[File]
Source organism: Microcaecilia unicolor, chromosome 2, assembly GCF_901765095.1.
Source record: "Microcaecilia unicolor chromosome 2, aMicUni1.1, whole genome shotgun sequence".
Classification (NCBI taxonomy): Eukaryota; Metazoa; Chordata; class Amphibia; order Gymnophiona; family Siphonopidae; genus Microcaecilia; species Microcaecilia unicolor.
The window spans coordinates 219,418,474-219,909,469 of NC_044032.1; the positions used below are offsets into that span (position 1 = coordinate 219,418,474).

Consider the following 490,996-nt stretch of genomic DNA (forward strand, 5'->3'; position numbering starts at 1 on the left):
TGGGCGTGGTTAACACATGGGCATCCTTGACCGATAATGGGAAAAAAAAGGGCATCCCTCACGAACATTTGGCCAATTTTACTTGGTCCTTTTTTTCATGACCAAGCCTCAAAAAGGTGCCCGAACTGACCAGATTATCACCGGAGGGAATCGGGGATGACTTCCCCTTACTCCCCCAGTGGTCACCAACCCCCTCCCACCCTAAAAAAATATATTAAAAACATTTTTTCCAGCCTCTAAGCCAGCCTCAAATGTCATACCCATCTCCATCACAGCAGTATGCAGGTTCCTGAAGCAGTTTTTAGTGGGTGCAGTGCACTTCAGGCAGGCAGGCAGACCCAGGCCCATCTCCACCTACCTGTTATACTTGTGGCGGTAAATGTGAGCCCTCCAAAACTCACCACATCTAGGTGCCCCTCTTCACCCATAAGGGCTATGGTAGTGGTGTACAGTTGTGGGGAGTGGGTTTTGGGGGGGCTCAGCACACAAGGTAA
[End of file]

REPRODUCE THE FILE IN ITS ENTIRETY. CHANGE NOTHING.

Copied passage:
Source organism: Microcaecilia unicolor, chromosome 2, assembly GCF_901765095.1.
Source record: "Microcaecilia unicolor chromosome 2, aMicUni1.1, whole genome shotgun sequence".
Classification (NCBI taxonomy): Eukaryota; Metazoa; Chordata; class Amphibia; order Gymnophiona; family Siphonopidae; genus Microcaecilia; species Microcaecilia unicolor.
The window spans coordinates 219,418,474-219,909,469 of NC_044032.1; the positions used below are offsets into that span (position 1 = coordinate 219,418,474).

Consider the following 490,996-nt stretch of genomic DNA (forward strand, 5'->3'; position numbering starts at 1 on the left):
TGGGCGTGGTTAACACATGGGCATCCTTGACCGATAATGGGAAAAAAAAGGGCATCCCTCACGAACATTTGGCCAATTTTACTTGGTCCTTTTTTTCATGACCAAGCCTCAAAAAGGTGCCCGAACTGACCAGATTATCACCGGAGGGAATCGGGGATGACTTCCCCTTACTCCCCCAGTGGTCACCAACCCCCTCCCACCCTAAAAAAATATATTAAAAACATTTTTTCCAGCCTCTAAGCCAGCCTCAAATGTCATACCCATCTCCATCACAGCAGTATGCAGGTTCCTGAAGCAGTTTTTAGTGGGTGCAGTGCACTTCAGGCAGGCAGGCAGACCCAGGCCCATCTCCACCTACCTGTTATACTTGTGGCGGTAAATGTGAGCCCTCCAAAACTCACCACATCTAGGTGCCCCTCTTCACCCATAAGGGCTATGGTAGTGGTGTACAGTTGTGGGGAGTGGGTTTTGGGGGGGCTCAGCACACAAGGTAA